Calling the Shots: NDMU’s School of Pharmacy takes the lead in educating the community about immunizations and vaccinations

By Ariyen Barkzai

With the return of the flu season, Notre Dame of Maryland’s School of Pharmacy has been active in the field of vaccinations and immunizations. Since the start of this fall, the SOP has been participating in on and off-cam­pus activities including a flu clinic and Project Homeless Connect where they not only talk about the importance of vaccinations and immunization but also give them to people in the local community.

In terms of vaccinations, one of the most debated topics that the SOP addresses is whether vaccines are beneficial or risky. Dr. James Culhane, the current chair of the Department of Pharmaceutical Sciences at Notre Dame, employs the “Risk to Benefit ratio” when weighing the pros and cons of vaccines.

The “Risk to Benefit ratio” is a con­cept used to evaluate the risk and ben­efits of a medical procedure. “When it comes to vaccinations, the benefits are always higher since it can help prevent people from getting sick,” he explains. “We proceed with the vaccination once we have all our information gathered, such as what the benefits are, like pro­tecting another person from getting a strain of flu, and a risk, like possibly getting a reaction of some kind.”

Meanwhile, Patricia Dieso, a P3 in the SOP’s Pharm D. Program and the president of the American Pharmacists Association Academy of Student Phar­macists (APhA-ASP) chapter at Notre Dame, finds ways to broadcast vaccina­tions given that some people might not be aware of its benefits.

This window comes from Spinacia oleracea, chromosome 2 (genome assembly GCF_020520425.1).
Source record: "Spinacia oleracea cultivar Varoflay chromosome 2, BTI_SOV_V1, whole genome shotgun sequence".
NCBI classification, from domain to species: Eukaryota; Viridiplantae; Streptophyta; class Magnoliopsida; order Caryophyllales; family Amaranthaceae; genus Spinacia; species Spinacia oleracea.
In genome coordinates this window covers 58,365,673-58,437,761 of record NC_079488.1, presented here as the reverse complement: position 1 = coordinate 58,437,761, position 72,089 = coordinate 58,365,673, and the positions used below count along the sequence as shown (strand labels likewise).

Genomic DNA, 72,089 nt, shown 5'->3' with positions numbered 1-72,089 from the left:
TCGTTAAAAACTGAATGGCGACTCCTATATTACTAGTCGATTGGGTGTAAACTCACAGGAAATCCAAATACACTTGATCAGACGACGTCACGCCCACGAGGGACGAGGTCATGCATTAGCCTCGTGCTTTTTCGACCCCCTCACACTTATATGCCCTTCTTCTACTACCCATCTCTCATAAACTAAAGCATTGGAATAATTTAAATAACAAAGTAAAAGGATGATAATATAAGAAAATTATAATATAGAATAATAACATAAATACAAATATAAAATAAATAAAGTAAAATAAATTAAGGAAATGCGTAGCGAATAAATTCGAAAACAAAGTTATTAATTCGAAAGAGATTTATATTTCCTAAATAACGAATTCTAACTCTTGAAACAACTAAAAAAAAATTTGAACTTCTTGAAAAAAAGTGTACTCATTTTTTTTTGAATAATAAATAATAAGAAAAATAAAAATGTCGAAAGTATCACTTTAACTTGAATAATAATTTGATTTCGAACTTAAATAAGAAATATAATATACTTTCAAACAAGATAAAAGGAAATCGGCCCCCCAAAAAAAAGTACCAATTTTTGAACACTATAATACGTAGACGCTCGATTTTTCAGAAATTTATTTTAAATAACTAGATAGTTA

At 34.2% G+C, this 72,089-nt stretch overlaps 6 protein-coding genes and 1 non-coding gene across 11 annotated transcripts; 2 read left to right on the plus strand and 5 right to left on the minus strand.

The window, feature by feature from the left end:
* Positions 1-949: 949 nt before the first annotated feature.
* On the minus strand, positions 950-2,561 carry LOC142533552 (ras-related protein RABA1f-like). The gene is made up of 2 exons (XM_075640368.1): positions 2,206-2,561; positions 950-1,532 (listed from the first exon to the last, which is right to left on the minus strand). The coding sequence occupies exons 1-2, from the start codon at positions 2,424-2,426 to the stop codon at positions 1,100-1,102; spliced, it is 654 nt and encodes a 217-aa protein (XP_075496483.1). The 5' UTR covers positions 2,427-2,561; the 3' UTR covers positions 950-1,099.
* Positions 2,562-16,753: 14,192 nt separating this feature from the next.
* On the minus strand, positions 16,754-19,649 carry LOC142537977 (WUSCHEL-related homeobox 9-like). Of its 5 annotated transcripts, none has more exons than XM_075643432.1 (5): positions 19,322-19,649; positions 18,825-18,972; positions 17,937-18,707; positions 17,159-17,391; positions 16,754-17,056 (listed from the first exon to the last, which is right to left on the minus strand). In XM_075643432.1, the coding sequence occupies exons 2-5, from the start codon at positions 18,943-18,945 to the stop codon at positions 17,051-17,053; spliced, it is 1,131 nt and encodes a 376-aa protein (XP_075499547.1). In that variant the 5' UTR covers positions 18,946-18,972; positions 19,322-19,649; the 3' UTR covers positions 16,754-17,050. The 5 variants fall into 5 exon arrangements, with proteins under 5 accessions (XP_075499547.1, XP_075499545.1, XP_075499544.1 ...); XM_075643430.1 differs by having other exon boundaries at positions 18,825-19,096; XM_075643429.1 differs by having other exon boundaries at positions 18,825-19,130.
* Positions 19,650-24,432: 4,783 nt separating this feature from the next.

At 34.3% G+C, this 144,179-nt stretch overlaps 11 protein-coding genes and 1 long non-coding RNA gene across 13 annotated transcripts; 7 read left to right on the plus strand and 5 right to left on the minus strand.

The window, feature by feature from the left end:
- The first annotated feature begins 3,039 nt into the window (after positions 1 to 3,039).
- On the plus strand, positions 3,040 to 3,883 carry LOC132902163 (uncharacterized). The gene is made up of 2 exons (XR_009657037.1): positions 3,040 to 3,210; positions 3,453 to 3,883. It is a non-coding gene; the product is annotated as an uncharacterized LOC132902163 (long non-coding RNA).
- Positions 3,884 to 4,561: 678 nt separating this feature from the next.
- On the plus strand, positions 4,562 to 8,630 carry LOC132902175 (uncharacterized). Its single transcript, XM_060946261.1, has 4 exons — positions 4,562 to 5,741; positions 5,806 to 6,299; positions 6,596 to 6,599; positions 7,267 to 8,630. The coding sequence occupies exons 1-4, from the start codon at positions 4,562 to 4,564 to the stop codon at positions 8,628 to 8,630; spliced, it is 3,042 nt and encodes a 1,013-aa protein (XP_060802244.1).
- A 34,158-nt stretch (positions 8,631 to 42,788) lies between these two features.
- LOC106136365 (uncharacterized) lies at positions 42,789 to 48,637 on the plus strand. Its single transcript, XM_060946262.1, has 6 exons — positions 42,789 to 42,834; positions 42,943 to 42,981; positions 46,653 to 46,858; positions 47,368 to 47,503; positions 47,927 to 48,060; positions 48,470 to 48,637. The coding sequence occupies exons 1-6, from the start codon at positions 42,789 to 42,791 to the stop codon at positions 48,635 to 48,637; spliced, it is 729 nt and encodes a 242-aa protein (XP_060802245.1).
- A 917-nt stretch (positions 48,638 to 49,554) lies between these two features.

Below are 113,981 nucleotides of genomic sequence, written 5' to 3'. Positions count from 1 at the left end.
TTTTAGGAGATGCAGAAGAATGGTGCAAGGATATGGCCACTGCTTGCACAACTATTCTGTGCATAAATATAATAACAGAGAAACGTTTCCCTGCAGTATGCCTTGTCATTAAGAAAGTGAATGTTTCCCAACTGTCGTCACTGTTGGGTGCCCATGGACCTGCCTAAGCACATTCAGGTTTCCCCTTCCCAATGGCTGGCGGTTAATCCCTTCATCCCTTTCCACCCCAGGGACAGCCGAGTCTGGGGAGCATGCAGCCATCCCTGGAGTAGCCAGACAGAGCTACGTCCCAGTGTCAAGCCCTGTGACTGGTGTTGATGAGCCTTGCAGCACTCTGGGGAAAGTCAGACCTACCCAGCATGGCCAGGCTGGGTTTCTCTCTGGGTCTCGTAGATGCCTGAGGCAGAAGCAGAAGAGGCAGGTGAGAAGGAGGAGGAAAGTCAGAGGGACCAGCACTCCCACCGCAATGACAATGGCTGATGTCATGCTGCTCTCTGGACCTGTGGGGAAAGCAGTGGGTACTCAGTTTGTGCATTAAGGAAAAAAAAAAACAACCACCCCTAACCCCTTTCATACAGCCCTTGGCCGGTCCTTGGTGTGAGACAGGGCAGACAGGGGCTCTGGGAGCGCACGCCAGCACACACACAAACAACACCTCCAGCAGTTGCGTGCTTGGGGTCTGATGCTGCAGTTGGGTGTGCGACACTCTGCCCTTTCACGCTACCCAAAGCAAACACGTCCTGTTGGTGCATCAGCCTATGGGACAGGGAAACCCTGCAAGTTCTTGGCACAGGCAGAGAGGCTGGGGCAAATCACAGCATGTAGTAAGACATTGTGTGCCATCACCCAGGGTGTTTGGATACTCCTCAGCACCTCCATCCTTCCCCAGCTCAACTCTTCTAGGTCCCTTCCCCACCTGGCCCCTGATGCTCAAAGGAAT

As an avid social media person, Dieso makes sure that she “finds a way to let people know how important it is to get vaccinated and immunized.” “I also have seen firsthand how great a vaccination can be for a person, so I need to have everyone aware about this,” she says.

NDMU pharmacy students are also working actively with vaccines and immunizations at their clinical sites. “We have this thing called “Advocaring” where every class is divided into groups and gets sent to a site such as an or­phanage, nursing home, or a homeless shelter,” says Mina Khalil, a P1 student.

Khalil’s group is currently as­signed to the Jenkins Senior Living Community in South Baltimore, the first senior community in Maryland to offer options to low and moderate income individuals. When his group goes there, they educate the elderly about the importance of vaccines and immuniza­tion. For instance, they talk about how vaccines have an agent that resembles a disease-causing microorganism to help the body identify what is “attack­ing” it.

“I’m excited to get the certificate to immunize once I become a pharma­cist,” explains Khalil. “But I also believe that becoming a pharmacist means being the most easily accessible health care provider, so part of our job is to educate the public about such an im­portant topic.”

PC: Evan Todd

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